In recent years, case-control studies conducted at the EU level in the elderly population, in both primary care and hospital level, have shown, especially for the A/H3N2 component of the vaccine, moderate to low influenza vaccine effectiveness estimates in both primary care and hospital settings (Kissling, 2016; Valenciano, 2016) [9,10]. A recent research paper (Bellino 2019)  analysing the 2018/19 influenza season in Italy available confirms this trend. Influenza vaccines were low to moderately effective with quadrivalent vaccines conferring moderate effectiveness in preventing influenza caused by A(H1N1) pdm09, while no evidence of protection against A(H3N2) was found. Those estimates - together with increasing evidence of a potential herd effect of the influenza vaccine in the elderly - have triggered a different approach to influenza vaccination strategies. In Finland and Estonia, where public health authorities strongly promote the flu vaccination among children (Rapola, 2007; Esposito, 2012) [12,13], no increase in cumulated excess of mortality attributable to influenza has been registered in the studied period. This may indicate an appropriate path for limiting the impressive impact of deaths associated with flu epidemics in the population. Influenza vaccination is offered for free to children in US, Canada and some European countries (Austria, Finland, Slovakia, Latvia, UK) and it is recommended (but not offered for free) in other countries, such as Malta, Polonia and Slovenia. In other European countries, vaccination is recommended and offered for free to children with particular risk from the age of 6 months (ECDC, 2018) [14,15].
In a recent systematic review, a good influenza vaccination effectiveness was reported for children and adolescents aged 2-16 years, corresponding to an estimated reduction of the proportion of children who have confirmed influenza and influenza-like illness (ILI) between 11% and 30% and between 20% and 28%, respectively (Jefferson, 2018) . In addition, in the abovementioned paper regarding the 2018/19 influenza season in Italy, good effectiveness against A(H1N1) pdm09 was detected only in the age group of children/adolescents (Bellino, 2019) . In countries where influenza vaccination is extended to children and adolescents, such as Canada, a reduction of 61% in influenza incidence for not vaccinated people was reported with a vaccination goal of 83% of children under the age of 15 (Loeb, 2010) . Furthermore, a reduction of total medical visits and visits for ILI-associated respiratory infections was described both in the pediatric and the adult population as a consequence of children vaccination (Piedra, 2005; Pebody, 2015) [18,19]. In previous years there were questions related to vaccine effectiveness, especially in very young children, to its impact on transmission, and to the cost of implementing the integration of influenza vaccination into the routine vaccination schedule. Nevertheless, increasing evidence shows that countries with high influenza burden, high density and low levels of coverage might benefit from offering the influenza vaccine, possibly free at the point of care.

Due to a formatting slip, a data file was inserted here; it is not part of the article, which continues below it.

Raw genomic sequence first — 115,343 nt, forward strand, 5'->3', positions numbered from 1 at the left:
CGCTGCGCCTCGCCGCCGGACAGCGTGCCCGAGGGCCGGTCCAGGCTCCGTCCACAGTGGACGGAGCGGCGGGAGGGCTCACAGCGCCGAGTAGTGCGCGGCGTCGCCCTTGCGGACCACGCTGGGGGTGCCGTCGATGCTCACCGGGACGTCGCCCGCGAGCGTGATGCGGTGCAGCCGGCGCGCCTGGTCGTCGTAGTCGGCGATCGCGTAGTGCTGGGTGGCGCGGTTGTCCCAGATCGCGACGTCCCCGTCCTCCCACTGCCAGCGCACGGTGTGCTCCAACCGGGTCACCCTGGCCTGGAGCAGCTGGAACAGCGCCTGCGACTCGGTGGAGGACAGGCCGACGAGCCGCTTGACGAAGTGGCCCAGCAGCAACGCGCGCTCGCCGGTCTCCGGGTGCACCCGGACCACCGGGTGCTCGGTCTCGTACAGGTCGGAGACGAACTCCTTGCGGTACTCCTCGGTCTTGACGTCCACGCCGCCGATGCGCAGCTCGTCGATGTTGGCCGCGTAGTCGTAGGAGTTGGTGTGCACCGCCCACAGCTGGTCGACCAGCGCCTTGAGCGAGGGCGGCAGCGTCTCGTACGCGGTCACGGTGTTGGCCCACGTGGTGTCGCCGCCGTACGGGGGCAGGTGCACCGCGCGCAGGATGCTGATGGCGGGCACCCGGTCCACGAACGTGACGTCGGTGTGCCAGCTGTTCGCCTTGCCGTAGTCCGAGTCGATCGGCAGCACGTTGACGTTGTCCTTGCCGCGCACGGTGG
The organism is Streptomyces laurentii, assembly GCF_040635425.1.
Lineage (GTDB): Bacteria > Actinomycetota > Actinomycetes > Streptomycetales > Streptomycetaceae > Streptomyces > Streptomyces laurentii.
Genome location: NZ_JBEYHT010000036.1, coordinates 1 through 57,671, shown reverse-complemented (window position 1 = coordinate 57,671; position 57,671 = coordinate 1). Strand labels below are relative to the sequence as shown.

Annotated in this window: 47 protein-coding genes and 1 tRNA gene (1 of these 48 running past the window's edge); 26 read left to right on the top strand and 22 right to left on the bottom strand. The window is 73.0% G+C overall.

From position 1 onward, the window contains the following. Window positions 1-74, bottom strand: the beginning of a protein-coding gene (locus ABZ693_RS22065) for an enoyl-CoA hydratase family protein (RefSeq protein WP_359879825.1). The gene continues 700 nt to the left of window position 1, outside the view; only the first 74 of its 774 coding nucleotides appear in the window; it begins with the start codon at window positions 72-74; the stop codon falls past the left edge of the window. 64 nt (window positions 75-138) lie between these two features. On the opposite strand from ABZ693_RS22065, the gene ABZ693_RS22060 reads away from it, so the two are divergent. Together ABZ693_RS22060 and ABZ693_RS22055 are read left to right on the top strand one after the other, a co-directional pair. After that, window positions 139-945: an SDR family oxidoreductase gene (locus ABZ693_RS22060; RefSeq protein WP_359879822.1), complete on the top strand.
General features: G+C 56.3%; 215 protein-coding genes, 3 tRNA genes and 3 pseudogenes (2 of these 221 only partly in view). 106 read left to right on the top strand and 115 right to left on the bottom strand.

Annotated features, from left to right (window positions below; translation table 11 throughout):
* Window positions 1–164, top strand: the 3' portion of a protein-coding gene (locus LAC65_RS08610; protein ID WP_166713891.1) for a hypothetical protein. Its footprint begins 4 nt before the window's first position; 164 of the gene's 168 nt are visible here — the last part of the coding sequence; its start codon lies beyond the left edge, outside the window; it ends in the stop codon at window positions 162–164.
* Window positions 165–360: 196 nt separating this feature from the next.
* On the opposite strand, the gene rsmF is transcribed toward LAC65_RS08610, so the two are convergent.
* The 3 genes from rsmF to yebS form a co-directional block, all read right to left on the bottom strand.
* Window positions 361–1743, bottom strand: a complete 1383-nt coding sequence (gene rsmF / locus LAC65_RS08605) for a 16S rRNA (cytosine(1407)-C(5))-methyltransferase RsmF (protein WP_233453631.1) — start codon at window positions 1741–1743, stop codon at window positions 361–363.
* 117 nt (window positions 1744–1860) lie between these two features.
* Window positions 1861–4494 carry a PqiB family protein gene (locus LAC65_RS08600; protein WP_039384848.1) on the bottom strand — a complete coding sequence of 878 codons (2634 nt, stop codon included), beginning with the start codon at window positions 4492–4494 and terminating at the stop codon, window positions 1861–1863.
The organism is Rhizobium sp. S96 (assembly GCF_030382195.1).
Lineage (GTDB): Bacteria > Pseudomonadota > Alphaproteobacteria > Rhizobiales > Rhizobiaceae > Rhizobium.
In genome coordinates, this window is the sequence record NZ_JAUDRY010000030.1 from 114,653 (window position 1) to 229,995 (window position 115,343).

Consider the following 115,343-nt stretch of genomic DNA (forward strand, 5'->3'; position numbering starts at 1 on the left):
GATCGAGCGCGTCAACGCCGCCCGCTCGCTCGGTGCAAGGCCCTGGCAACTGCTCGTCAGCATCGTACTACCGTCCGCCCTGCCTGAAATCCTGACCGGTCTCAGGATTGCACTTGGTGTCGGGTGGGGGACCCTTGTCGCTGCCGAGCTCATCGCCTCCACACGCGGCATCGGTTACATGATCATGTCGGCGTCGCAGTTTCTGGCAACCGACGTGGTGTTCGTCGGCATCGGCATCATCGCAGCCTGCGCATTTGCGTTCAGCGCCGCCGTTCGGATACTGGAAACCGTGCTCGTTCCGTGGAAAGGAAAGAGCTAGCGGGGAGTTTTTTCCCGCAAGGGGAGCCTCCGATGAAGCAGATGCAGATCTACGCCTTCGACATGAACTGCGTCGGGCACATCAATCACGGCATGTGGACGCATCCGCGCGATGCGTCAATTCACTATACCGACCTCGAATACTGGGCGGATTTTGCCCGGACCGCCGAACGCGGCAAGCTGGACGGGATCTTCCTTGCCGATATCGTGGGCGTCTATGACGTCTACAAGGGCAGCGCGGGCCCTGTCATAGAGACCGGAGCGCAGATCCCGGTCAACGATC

Moreover, there is also increasing evidence regarding the age group specific benefits of vaccinating children against influenza. A 2014 study showed that flu vaccine reduced children’s risk of flu-related Pediatric Intensive Care Unit (PICU) admission by 74% during flu seasons from 2010-2012 (Ferdinands 2014) . A 2017 CDC study published in Pediatrics (Flannery 2017)  highlighted that flu vaccination significantly reduced a child’s risk of dying from influenza. Thus, evidence suggests that vaccinating school-age children would provide benefits to both vaccinated children and their unvaccinated household and community contacts. The unpredictability of the influenza virus continues to pose a major challenge to health professional and policy makers. Nonetheless, vaccination remains the most effective means to reduce the incidence and severity of influenza. Childhood vaccination could provide an opportunity to decrease the burden of disease in this age group, but may also potentially help to protect the population at risk of serious complications, due to the strategic role children play in the spread of the virus.
Citation: Rosano A, Punzo O, Pezzotti P (2019) Childhood Flu Vaccination: An Opportunity to Reduce the Burden of Disease due to Influenza Epidemics. J Vaccines Immunol 4: 146. DOI: 10.29011/2575-789X.000146